Size Matters: Should women’s race lengths match the men’s?

by Amy Jones

Words by Amy Jones | Photo by SWpix.com


Last month, some of the biggest names in running spoke out in opposition to a move by UK Athletics — after pressure from the Run Equal campaign — that sought to make women’s cross country events equal in length to the the men’s.

Paula Radcliffe, Joyce Smith, Laura Muir, Mara Yamanuchi and many other influential figures in women’s running signed a letter to UK Athletics opposing the move. In the letter they claimed that, rather than simply unilaterally equalising distances between men’s and women’s races, “it is a question of what specifications suit men and women, and what makes for meaningful and exciting competition.”

It is an argument that has been ongoing in cycling, too. Must women’s races emulate the men’s with upwards of 180km stages and 200km+ one-day races in order to be seen as valid?

Anyone who has sat through a flat 200km grand tour stage that will inevitably produce a doomed breakaway and culminate in a bunch sprint finish will be aware that longer doesn’t always equal better.

The runners who wrote to UKA warned of the dangers of equating greater race distances with credibility. They argue that the shorter distances don’t diminish the quality of the event and that, in fact, shorter distances attract a wider range of athletes, making them even more competitive.

The same could be argued in cycling — the current UCI caps for women’s race lengths are 160km for one day and 140km average across a stage race — the shorter distances covered often allow for aggressive, action-packed racing that is exciting from start to finish (when it’s available to watch).

“…finally, we’re being taken seriously, and they don’t think our uteruses will fall out if we ride long stages.”

Cecillie Uttrup Ludwig, after winning 180km stage of the gira rosa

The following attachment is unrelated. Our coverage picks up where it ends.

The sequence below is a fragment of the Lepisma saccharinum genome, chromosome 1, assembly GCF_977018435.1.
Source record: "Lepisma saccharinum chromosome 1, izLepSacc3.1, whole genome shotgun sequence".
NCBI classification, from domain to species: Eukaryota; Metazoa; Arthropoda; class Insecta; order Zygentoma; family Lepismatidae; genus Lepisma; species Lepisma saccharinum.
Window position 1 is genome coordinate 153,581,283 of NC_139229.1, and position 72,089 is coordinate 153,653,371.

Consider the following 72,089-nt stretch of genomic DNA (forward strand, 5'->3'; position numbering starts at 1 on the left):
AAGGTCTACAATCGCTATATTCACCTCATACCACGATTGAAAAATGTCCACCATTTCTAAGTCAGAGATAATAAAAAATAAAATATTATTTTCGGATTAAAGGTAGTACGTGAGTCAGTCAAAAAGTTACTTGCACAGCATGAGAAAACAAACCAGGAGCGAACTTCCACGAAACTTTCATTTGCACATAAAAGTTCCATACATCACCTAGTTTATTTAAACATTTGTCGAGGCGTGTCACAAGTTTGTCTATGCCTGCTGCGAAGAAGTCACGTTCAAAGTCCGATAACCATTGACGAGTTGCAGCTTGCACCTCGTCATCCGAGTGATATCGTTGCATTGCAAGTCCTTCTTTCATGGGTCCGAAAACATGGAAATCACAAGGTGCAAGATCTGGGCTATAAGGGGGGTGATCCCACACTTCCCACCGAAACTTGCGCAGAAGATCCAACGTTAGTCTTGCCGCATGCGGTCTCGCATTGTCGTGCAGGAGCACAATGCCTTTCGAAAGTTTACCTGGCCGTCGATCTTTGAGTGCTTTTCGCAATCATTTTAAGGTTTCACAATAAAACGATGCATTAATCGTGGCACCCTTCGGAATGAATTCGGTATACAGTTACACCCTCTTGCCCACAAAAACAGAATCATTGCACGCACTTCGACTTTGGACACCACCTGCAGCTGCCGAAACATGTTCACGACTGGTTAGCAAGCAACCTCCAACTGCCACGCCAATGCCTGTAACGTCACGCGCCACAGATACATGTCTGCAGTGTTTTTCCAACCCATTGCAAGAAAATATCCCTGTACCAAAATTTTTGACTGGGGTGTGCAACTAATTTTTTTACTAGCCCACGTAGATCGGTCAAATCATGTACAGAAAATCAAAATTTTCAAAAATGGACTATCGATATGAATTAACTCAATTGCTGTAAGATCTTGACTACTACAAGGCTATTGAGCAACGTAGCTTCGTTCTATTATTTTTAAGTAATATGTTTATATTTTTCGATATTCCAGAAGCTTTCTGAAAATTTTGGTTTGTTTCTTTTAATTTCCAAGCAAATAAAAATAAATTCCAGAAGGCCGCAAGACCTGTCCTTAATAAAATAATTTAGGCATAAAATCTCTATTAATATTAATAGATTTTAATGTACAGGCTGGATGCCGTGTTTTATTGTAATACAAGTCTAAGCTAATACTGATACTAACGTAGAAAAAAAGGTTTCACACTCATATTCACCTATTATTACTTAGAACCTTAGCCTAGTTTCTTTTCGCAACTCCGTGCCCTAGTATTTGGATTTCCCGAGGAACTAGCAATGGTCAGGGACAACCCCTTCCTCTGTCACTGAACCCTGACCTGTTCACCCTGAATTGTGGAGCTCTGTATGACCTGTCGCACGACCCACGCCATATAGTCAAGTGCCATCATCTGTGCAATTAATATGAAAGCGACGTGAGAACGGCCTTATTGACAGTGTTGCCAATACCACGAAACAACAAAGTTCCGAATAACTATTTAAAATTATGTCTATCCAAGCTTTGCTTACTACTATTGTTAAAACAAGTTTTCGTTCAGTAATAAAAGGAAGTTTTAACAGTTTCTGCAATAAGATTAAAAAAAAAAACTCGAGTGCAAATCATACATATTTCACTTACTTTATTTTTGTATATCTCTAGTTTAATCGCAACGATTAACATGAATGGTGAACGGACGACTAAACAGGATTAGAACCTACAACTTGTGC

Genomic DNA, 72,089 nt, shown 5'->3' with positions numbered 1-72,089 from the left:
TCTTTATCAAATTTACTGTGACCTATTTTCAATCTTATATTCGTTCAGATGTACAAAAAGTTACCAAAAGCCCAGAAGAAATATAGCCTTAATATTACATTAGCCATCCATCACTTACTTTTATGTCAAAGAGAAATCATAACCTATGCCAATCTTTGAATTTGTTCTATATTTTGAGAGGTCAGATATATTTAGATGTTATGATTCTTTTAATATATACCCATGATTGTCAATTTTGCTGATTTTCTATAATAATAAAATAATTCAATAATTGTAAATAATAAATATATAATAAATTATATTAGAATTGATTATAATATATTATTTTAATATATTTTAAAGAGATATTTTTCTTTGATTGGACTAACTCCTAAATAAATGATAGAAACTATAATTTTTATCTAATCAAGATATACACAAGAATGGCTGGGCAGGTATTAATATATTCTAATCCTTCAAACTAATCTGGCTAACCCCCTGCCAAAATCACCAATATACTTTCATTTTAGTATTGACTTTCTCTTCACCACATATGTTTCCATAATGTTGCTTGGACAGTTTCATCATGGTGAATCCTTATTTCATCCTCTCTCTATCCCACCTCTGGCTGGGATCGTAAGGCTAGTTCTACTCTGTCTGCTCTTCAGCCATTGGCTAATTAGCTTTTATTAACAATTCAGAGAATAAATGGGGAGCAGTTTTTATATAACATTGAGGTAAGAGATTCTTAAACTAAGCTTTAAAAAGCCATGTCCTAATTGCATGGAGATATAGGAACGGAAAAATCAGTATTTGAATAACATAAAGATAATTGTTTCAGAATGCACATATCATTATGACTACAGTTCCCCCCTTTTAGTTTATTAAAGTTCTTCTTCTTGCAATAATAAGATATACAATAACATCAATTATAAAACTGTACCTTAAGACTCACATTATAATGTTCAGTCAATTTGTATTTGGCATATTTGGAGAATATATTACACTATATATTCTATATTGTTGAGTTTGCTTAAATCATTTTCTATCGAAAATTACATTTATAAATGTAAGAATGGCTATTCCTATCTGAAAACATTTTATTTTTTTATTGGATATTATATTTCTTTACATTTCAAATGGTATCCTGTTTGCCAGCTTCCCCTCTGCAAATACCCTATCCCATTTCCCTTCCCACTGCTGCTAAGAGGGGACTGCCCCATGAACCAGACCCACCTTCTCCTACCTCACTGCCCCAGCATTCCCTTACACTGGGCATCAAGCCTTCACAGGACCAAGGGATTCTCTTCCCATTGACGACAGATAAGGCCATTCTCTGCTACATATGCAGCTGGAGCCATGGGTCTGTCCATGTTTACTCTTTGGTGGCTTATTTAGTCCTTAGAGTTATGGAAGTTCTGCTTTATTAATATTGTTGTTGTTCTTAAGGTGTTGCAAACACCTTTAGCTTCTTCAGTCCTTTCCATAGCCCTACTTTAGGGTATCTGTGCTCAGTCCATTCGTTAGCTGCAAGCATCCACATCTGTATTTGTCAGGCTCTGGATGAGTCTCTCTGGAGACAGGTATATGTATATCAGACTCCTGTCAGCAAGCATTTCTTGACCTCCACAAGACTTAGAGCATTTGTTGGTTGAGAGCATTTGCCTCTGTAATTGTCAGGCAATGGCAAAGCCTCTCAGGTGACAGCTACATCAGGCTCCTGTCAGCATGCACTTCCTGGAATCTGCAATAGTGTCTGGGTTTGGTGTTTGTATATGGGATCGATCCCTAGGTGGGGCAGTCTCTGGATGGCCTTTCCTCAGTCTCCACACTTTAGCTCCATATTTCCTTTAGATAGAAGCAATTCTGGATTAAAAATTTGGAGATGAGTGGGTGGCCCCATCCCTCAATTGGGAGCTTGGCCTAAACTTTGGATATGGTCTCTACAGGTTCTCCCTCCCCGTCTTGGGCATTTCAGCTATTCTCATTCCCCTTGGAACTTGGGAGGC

Others, though, feel that avoiding longer and harder parcours is an insult to the increasing depth of the women’s peloton. Last year’s 10-day Giro Rosa included a stage that totalled 180km with the addition of the neutral section and Cecillie Uttrup Ludwig of FDJ Nouvelle aquitaine Futuroscope celebrated the 170km stage saying, “finally, we’re being taken seriously, and they don’t think our uteruses will fall out if we ride long stages.”

For Uttrup Ludwig and many others in the upper echelons of the peloton this is true. While the women’s peloton has become increasingly professionalised and competitive in recent years — 2015 World Championship race winner, Lizzie Deignan (pictured, in action at the 2020 GP de Plouay), recently said that such was the increase in depth that racing in the women’s pro peloton felt like “a different sport,” — there is still a long way to go and Continental teams may well fall behind.

Even those who are able to be competitive over longer distances aren’t necessarily calling for them to be a regular addition. Lizzy Banks went on to win the divisive 170 km stage while riding for Equipe Paule Ka and yet said afterwards, “I don’t want to ride 180km, I want exciting races, I’m pretty sure in the bunch today it was quite boring.”

Ashleigh Moolman Pasio agreed, telling CyclingNews, “there’s always the danger that the longer the races become the less exciting it becomes, and I think that is one of the key factors of women’s cycling, is that it is exciting, more aggressive and less predictable than men’s cycling,”

When the best women’s races in the world are battling to be showcased over a mere one hour or less of live television coverage, surely a shorter, more aggressive race is a better advert for the women’s side of the sport than a long, predictable and formulaic version?

If you enjoyed reading this, why not take a look at our review of the 2020 season,
Racing in the Time of Covid, available to buy here.

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